187131 High-tech and low-Literacy: Appropriate technology for conveying a wellness intervention among Latina women

Monday, October 27, 2008

Claire Loe, MPH , Community Health Education Concepts, Austin, TX
Carmen L. Retzlaff, MPH, CHES , Community Health Education Concepts, Austin, TX
Kathryn M. Anderson, MA , Community Health Education Concepts, Austin, TX
Cynthia L. Phelps, PhD , School of Health Information Sciences, University of Texas Health Science Center at Houston, Houston, TX

The internet is under-used for improving the health of populations with inadequate health literacy and disparate risk for obesity and overweight. Characteristics of Hispanic households suggest they need accurate and credible health information designed for populations with low health literacy.


Four focus groups were conducted to identify technologies for delivery of a wellness intervention for Latina women in Austin, Texas.


Groups were conducted with 18-30 year old Hispanic women receiving services at two agencies: a WIC office and English-as-a-Second Language (ESL) classes. Questions focused on interest in technologies and health information.

Focus groups were analyzed on themes of technology use and health information seeking. Notes and audio recordings were consulted for analysis.


Thirty women participated in the ESL groups: 13 in English and 17 in Spanish. Ten people participated in groups at a WIC office in English.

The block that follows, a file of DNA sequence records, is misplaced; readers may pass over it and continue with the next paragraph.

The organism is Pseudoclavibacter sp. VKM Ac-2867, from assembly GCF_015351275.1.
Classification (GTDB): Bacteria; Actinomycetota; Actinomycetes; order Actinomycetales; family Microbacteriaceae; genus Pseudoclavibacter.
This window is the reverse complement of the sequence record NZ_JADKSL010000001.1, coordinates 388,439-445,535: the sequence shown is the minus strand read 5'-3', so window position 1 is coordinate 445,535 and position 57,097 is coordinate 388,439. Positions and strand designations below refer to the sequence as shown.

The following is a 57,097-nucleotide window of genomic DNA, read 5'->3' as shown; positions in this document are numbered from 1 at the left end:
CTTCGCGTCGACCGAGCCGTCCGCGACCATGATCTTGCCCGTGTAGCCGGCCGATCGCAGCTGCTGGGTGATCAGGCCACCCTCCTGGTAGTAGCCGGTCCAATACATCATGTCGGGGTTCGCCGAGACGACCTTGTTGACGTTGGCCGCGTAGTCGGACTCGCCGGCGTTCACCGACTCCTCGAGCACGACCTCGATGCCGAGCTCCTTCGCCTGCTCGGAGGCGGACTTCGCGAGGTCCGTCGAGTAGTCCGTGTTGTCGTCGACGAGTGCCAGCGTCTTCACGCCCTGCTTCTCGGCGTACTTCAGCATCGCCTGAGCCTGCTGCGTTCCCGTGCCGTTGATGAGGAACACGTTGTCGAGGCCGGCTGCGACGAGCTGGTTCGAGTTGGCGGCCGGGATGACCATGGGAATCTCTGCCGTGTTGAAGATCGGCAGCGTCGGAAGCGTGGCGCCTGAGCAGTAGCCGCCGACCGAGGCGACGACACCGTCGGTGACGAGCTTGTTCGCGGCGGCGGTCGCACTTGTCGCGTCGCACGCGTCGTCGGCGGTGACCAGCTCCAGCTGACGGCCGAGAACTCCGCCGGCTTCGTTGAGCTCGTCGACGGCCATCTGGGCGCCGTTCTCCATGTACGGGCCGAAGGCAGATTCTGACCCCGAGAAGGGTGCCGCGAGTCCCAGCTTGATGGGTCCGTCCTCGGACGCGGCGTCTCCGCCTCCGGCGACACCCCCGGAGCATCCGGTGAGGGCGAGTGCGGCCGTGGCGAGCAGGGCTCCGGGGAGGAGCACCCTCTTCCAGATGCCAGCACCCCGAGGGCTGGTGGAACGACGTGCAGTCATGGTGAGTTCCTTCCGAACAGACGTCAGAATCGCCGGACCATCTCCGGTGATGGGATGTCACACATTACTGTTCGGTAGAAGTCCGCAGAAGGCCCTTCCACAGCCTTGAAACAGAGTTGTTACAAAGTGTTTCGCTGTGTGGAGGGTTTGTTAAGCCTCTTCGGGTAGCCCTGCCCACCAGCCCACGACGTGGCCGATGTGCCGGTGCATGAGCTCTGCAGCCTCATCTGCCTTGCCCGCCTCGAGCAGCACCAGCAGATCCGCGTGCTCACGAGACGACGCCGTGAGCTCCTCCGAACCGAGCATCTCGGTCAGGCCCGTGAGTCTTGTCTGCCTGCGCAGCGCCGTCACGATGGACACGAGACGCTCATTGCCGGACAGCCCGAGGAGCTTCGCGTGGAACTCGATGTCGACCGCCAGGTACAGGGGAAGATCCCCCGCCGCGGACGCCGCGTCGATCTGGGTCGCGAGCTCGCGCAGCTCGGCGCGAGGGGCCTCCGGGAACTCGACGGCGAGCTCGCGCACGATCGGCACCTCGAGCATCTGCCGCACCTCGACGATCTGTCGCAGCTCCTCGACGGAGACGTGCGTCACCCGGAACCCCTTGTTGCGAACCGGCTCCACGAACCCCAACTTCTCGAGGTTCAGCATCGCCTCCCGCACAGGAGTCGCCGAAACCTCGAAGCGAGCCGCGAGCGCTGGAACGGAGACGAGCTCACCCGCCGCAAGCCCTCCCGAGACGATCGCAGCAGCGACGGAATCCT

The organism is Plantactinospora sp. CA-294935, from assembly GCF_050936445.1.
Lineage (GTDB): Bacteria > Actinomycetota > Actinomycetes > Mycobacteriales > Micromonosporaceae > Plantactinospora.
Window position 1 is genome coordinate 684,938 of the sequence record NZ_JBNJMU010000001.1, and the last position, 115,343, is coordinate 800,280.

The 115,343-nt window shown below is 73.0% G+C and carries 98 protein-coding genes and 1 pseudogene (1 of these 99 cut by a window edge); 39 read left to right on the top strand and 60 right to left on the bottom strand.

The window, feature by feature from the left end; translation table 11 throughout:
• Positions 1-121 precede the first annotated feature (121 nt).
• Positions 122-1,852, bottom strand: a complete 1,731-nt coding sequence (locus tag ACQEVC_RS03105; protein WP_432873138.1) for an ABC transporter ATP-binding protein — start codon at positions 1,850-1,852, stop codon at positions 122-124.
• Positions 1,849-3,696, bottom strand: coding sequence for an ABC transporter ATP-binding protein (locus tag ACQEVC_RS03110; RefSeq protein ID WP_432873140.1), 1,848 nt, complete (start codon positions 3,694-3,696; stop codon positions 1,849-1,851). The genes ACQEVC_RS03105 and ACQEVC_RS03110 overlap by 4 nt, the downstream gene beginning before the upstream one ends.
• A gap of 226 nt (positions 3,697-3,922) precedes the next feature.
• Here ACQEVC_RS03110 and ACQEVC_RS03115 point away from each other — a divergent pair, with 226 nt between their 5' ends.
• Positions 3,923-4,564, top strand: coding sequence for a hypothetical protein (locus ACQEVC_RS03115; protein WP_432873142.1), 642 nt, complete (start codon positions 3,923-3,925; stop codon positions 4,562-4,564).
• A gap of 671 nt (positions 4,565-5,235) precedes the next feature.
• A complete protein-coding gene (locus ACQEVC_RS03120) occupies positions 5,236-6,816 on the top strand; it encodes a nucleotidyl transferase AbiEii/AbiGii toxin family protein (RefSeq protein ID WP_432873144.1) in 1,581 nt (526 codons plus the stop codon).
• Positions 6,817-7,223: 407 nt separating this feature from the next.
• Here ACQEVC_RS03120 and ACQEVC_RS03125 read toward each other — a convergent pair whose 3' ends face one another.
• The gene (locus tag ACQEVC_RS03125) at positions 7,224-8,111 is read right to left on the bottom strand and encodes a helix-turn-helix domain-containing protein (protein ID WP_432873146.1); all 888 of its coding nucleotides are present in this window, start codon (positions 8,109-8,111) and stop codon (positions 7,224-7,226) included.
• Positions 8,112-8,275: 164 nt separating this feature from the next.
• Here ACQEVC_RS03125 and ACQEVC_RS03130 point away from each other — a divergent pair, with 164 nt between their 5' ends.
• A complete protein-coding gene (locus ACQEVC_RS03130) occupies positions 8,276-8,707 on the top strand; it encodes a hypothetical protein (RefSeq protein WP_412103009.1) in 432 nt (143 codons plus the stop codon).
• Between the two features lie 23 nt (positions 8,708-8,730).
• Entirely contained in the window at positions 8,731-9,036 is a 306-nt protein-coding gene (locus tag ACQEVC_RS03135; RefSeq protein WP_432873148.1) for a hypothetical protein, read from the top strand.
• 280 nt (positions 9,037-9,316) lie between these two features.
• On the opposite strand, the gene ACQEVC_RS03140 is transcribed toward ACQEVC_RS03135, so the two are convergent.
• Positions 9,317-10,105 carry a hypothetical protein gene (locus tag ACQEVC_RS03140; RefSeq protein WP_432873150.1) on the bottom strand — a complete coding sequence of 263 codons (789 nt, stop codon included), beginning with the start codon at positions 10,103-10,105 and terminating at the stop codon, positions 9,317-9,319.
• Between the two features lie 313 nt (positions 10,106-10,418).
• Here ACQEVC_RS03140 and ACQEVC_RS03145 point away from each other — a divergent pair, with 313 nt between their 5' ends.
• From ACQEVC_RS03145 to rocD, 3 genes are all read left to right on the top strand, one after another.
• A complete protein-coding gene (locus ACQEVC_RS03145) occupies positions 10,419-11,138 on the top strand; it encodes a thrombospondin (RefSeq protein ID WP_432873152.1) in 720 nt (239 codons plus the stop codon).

About a third of participants had used the internet; half of those used it at home and had e-mail. Most were interested in health information and mentioned the internet or TV as good sources of information. Most were eager to learn how to use computers to get information.

Barriers to attending a class were time, transportation and childcare. Barriers to internet access were money and transportation.


Limited experience with technology does not mean lack of interest in internet health information or computer training. Young Latina women seem a promising audience for health information on the internet and could be positive change agents for healthier lifestyles.

Learning Objectives:
1. Identify barriers to web-based health information for populations with low health literacy. 2. Consider solutions to make internet health interventions more accessible to new immigrant populations. 3. Describe motivating factors of young Latina women in seeking health information on the internet.

Keywords: Health Disparities, Health Literacy

Presenting author's disclosure statement:

Qualified on the content I am responsible for because: I facilitated and analyzed the focus groups.
Any relevant financial relationships? No

I agree to comply with the American Public Health Association Conflict of Interest and Commercial Support Guidelines, and to disclose to the participants any off-label or experimental uses of a commercial product or service discussed in my presentation.